I never set out to be a photographer, I set out to be an artist. I wanted to paint, sculpt, make beautiful things, have a cool time. But I started playing around with cameras, and I realized that photography was, every bit of it, a very personal diary. The best advice I ever got about what I was doing came from Robert Mapplethorpe’s boyfriend Sam Wagstaff. I was showing him some of my pictures and some of the things I thought were very coolly composed and had artistic coloring, and he was poo-pooing them. He said, you can’t compete for color with everyone else, but you’ve got one thing that no one else has: you have the uncanny ability to take us behind the doors of you and your friends’ lives. Make your pictures about that. That’s what’s going to be interesting in hundreds of years. And he’s right. I’m interested in conceptual art and all of that, but it seems to me not so interesting as pictures of life. Because the lessons that we need to learn, to have a fulfilling life, come from other people.
— Gay photographer Tom Bianchi opens up to The Fader‘s Alex Frank about capturing genuine tenderness, the youthful, lusty ideal and how life was like before Instagram on idyllic Fire Island of the 70s and 80s. Bianchi’s new photography book, Fire Island Pines. Polaroids, 1975 – 1983 is available now.
Towards the end of the interview, Alex asks Bianchi about Instagram and self-exposure. Bianchi’s response makes me think we should take more shirtless selfies. Maybe we should show ourselves off more, fuck it.
One of the remarkable things about the book is kind of how it feels like Instagram before Instagram was invented. Your work kind of predicts internet exhibitionism, showing off your friends, your self, your vacation.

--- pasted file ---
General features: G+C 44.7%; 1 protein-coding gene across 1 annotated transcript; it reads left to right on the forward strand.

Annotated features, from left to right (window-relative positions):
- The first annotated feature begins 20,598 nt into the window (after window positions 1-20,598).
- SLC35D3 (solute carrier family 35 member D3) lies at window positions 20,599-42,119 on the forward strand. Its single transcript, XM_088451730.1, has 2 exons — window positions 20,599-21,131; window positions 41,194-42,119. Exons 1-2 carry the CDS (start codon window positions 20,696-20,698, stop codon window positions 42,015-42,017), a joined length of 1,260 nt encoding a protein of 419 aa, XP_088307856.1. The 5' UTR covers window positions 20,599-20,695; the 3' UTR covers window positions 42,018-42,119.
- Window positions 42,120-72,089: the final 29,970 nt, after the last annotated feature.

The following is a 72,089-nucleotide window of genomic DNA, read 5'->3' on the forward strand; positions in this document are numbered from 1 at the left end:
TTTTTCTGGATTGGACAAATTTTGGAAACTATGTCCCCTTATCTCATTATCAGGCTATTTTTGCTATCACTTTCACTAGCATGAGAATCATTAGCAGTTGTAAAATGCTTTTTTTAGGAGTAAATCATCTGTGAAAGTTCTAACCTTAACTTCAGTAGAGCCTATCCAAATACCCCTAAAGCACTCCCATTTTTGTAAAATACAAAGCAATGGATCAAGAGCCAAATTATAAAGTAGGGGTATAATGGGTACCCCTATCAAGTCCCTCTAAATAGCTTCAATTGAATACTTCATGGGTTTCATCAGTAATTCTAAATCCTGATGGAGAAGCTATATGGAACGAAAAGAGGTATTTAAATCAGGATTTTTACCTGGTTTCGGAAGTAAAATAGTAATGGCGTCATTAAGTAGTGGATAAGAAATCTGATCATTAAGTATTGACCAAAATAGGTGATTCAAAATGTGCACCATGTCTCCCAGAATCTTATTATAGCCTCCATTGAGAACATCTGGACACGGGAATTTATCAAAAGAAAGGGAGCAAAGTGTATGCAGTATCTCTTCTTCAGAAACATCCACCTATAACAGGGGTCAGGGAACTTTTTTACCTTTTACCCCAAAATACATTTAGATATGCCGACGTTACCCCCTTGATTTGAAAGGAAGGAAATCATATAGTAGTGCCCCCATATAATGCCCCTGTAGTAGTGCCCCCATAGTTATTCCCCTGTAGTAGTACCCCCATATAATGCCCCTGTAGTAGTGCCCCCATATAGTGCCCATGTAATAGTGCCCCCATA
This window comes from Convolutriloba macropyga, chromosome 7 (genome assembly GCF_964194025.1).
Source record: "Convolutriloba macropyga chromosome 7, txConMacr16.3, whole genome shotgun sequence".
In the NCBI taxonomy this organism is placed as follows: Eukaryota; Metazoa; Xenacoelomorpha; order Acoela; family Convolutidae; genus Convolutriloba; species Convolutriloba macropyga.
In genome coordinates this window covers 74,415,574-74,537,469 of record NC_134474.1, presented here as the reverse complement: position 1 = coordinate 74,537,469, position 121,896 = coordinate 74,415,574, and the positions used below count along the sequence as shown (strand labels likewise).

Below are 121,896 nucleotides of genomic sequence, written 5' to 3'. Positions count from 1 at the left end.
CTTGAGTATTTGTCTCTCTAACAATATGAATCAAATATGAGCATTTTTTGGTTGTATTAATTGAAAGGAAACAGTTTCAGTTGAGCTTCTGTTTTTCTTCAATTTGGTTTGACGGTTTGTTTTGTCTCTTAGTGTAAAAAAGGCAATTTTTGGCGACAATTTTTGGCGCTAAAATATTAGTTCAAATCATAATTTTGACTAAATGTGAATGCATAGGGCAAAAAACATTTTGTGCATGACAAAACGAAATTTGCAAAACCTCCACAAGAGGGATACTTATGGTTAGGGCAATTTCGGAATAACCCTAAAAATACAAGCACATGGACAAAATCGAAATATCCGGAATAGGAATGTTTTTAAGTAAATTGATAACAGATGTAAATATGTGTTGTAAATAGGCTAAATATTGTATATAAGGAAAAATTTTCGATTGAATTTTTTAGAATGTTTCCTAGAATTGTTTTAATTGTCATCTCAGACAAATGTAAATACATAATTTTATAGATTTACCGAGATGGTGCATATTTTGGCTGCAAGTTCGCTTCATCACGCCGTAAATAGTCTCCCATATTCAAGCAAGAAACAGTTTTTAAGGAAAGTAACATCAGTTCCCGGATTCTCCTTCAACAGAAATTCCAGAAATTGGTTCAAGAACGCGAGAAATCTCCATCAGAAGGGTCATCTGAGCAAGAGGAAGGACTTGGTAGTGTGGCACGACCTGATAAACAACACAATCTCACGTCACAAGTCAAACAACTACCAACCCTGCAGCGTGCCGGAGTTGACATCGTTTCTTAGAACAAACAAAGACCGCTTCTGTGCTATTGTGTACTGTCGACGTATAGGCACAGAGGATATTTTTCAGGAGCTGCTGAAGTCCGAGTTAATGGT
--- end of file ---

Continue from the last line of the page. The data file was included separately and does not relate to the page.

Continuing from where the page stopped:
I think exhibitionism is a healthy thing. If you have high self-regard, play with yourself, put yourself out there. You’ll be so much more free and healthy for it. I’ve always said you have to find something that you think is a little scary and you’re not sure you would be comfortable doing it, and then that’s the cliff you throw yourself off. What’s the downside? Well, maybe you get more dates on Saturday night. And smile while you’re doing it.
Alex also shares with Bianchi a feeling I’ve had all too well. Seeing photos of this golden gay era days goneby and feeling not so much nostalgia, but envy that perhaps I was born too late.
I was born in 1986, but sometimes I wish I’d come of age in 1986. Before the Internet, writing for a magazine was like being on The Hills and you didn’t need an iPhone app to find the horny guy with only a towel wrapped around his waist.
Then again, if I had come of age in 1986, chances are I’d be dead.